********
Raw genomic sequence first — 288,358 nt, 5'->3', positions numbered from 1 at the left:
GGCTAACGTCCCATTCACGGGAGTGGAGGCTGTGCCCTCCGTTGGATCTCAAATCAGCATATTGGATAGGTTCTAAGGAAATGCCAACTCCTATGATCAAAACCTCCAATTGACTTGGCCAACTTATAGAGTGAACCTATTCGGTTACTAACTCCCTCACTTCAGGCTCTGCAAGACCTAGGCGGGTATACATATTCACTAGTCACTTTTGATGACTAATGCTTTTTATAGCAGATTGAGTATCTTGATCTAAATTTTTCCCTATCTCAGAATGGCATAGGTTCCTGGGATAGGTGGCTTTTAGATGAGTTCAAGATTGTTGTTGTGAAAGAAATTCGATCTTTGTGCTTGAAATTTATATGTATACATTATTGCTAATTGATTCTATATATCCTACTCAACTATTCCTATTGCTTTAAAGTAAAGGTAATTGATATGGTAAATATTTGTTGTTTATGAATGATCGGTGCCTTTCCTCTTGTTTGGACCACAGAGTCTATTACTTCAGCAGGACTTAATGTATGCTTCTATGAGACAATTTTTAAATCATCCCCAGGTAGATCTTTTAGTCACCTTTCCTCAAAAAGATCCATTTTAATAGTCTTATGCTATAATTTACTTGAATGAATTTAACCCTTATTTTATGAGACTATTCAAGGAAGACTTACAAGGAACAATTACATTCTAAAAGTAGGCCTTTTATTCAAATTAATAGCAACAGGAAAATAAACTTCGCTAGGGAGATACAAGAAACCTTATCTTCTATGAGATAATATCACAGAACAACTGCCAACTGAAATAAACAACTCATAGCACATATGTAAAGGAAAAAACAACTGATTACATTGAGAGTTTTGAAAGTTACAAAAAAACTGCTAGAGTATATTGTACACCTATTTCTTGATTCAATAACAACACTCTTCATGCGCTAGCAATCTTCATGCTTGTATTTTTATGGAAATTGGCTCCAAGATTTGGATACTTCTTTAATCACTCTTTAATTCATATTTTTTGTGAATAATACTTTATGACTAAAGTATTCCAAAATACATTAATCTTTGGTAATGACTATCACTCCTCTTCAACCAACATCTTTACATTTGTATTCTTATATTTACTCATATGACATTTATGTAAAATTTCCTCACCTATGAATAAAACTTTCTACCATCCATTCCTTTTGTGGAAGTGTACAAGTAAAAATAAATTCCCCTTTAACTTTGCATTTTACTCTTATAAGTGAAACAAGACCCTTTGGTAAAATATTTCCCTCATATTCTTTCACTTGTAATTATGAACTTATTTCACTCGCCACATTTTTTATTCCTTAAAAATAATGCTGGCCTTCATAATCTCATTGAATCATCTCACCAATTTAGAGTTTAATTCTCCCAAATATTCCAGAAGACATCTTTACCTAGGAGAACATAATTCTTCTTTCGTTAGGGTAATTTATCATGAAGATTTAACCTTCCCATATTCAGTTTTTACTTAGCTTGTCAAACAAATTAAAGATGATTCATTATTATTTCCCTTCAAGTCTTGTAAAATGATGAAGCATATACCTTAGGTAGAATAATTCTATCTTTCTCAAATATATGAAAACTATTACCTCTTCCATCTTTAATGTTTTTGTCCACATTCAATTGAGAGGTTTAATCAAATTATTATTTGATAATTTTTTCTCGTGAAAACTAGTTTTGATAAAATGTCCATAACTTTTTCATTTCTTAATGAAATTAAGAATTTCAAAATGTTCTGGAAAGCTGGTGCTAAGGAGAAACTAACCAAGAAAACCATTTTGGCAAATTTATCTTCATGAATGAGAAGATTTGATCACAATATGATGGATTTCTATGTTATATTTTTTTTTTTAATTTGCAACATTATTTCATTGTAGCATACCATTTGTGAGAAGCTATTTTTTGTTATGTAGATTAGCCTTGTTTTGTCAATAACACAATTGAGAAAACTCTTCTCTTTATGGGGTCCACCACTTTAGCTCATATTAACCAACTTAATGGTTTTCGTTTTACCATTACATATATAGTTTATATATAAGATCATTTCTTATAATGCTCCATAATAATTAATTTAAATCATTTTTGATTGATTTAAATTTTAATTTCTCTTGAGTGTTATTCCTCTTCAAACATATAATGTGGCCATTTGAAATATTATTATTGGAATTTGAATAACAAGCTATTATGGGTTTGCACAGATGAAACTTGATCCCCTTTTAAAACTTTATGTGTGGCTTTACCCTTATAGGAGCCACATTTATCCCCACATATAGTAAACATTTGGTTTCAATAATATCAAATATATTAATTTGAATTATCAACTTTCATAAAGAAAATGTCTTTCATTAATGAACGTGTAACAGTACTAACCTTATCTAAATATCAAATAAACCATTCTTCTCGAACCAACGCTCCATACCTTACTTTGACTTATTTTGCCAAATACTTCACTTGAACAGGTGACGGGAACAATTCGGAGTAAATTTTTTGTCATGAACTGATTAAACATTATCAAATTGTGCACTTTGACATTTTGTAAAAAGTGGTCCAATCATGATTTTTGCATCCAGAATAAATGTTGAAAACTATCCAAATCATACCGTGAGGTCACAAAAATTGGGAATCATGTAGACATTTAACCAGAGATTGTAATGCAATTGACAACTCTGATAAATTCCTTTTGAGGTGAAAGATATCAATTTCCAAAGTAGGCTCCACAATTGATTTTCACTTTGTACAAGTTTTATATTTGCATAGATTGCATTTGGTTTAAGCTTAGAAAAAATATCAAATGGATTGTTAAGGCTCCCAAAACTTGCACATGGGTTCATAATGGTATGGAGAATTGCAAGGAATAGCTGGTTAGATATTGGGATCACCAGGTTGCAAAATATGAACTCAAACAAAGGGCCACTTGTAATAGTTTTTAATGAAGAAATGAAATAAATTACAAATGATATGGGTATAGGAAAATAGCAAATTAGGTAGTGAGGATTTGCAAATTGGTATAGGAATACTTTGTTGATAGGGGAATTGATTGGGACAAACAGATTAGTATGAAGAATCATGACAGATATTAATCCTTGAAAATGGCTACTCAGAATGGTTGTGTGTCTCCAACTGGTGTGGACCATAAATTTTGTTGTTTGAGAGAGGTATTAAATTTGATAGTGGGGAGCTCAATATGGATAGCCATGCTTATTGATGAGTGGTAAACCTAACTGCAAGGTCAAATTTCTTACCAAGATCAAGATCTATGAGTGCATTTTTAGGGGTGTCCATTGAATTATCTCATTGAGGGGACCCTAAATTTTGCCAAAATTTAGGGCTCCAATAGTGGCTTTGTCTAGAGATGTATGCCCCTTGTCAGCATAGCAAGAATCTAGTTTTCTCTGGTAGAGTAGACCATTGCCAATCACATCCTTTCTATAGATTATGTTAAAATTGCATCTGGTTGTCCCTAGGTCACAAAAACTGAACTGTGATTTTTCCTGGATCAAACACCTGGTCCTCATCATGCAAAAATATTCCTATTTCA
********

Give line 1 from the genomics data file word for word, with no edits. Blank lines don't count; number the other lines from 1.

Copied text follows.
Raw genomic sequence first — 288,358 nt, 5'->3', positions numbered from 1 at the left: